"Ridley Scott returns to the universe he created in ALIEN with ALIEN: COVENANT, the second chapter in a prequel trilogy that began with PROMETHEUS - and connects directly to Scott's 1979 seminal work of science fiction. Bound for a remote planet on the far side of the galaxy, the crew of the colony ship Covenant discovers what they think is an uncharted paradise, but is actually a dark, dangerous world - whose sole inhabitant is the 'synthetic' David (Michael Fassbender), survivor of the doomed Prometheus expedition."

There is no mention of Naoomi Rapace's Elizabeth Shaw and one now wonders what her inclusion may be given reports in the past that she had signed on to the Prometheus sequel. Has she fallen foul of David or are we looking at a story set into the future when Shaw has long-since passed on? Fans have been quick to point out that the title of the movie is taken from the name of the ship, just like the first film.
Also probably due to the screenplay troubles Scott alludes to in his first quote, Spectre co-writer John Logan has seemingly been brought on board to add a final lick of polish to what has been a troublesome script to say the least.

Finally Scott has clarified one last detail; Alien: Covenant is not the second movie in a trilogy, but the first of three more films that will eventually lead into the first Alien story. Given Ridley Scott's age, he seems to be dedicating the final major projects of his profession to the film that launched his career in the first place. Whether there is enough desire for three more Alien prequel films remains to be seen but it's going to be an interesting journey to say the least.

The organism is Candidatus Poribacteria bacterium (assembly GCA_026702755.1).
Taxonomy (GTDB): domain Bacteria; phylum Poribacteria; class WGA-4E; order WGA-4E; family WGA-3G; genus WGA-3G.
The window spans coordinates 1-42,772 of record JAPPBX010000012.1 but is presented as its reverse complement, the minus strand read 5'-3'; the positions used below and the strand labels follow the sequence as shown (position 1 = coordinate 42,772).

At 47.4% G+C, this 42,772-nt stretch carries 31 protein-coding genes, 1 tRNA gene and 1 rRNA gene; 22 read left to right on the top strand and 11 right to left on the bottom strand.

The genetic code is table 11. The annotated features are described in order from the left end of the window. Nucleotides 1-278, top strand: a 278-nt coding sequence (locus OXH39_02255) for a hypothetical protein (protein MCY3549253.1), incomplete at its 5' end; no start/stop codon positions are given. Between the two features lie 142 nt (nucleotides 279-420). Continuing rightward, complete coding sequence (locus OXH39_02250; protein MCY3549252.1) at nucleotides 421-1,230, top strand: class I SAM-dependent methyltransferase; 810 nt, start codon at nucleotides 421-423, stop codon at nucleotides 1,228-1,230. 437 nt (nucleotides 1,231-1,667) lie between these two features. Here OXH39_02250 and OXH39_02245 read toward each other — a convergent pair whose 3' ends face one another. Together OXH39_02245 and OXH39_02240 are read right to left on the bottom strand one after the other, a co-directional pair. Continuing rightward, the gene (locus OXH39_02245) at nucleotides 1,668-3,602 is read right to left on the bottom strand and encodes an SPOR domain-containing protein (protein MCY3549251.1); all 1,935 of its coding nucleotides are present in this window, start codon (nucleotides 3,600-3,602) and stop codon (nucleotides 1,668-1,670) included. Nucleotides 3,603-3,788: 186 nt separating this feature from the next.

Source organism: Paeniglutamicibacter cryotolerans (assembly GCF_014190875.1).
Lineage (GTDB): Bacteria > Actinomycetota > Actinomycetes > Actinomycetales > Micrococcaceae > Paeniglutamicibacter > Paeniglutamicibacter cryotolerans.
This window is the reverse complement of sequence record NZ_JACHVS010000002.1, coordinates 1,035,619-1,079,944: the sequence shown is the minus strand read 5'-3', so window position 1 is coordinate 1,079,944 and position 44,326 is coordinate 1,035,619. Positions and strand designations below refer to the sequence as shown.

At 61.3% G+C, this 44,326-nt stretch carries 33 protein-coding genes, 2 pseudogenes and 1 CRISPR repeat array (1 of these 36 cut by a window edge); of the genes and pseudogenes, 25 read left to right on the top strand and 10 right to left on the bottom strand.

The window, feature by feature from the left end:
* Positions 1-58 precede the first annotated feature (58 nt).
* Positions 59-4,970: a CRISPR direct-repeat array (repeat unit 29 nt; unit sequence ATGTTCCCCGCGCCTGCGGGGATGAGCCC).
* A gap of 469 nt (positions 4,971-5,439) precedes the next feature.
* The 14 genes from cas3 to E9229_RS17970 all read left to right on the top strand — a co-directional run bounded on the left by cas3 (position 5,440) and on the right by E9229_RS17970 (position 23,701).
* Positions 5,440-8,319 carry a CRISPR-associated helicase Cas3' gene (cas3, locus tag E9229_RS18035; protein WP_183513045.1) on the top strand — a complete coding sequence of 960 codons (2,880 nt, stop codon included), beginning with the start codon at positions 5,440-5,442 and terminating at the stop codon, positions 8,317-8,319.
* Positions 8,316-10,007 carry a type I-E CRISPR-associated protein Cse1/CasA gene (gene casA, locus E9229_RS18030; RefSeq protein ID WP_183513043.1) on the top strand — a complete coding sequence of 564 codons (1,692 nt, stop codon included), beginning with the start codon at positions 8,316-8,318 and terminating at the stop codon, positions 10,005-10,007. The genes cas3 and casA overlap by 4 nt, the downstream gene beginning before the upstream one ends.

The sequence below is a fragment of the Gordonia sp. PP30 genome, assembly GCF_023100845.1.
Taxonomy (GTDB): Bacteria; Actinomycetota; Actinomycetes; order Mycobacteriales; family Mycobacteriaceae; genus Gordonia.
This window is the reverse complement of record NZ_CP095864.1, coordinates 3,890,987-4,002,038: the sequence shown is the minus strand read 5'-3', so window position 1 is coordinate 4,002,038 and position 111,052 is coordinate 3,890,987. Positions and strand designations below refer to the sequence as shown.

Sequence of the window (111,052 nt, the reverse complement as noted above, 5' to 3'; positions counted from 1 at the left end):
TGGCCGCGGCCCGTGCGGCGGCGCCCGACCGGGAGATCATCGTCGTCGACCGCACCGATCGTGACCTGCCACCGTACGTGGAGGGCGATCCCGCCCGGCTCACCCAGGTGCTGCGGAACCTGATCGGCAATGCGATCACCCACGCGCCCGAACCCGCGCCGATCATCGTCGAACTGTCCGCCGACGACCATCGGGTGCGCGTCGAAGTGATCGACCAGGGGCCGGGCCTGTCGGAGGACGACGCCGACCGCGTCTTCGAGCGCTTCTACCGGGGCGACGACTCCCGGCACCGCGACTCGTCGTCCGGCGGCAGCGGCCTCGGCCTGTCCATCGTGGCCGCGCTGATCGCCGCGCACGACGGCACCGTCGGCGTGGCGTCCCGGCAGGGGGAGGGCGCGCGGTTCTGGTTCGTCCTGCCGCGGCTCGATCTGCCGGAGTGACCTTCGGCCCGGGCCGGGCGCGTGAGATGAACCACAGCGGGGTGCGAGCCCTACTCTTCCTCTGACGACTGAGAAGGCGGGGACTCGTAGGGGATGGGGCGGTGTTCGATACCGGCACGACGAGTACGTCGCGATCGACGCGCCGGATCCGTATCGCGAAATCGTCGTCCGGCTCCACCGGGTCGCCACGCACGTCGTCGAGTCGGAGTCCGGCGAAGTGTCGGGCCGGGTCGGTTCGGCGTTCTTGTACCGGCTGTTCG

"It's a very complex story. Its an evolution of what I first did with Prometheus 1," Scott revealed at a press conference in Sydney, Australia according to The Hollywood Reporter. "Prometheus 1 was borne out of my frustration that on Alien 1 in 1979 - I only did one as I normally don't do sequels. I was amazed that in the three that followed that no-one asked the question 'why the Alien, who made it and why?' Very basic questions. So I came up with the notion of Prometheus 1, which starts to indicate who might have made it and where it came from."

He added: "So I'm not going to the next one, which is the next evolution directly connected with the first one, which was this Shaw, when she replaced Michael Fassbender in two pieces and we'll kind of pick it up there and it will evolve. When that's finished there'll be another one and then another one which will gradually drive back into the back entrance of the film in 1979... So in other words, why was this space jockey there and why did he have an Alien inside him? And those questions will be answered."

Friday, 9 October 2015

Prometheus 2 now called Alien: Paradise Lost, numerous sequels still to come and a connection to Ellen Ripley!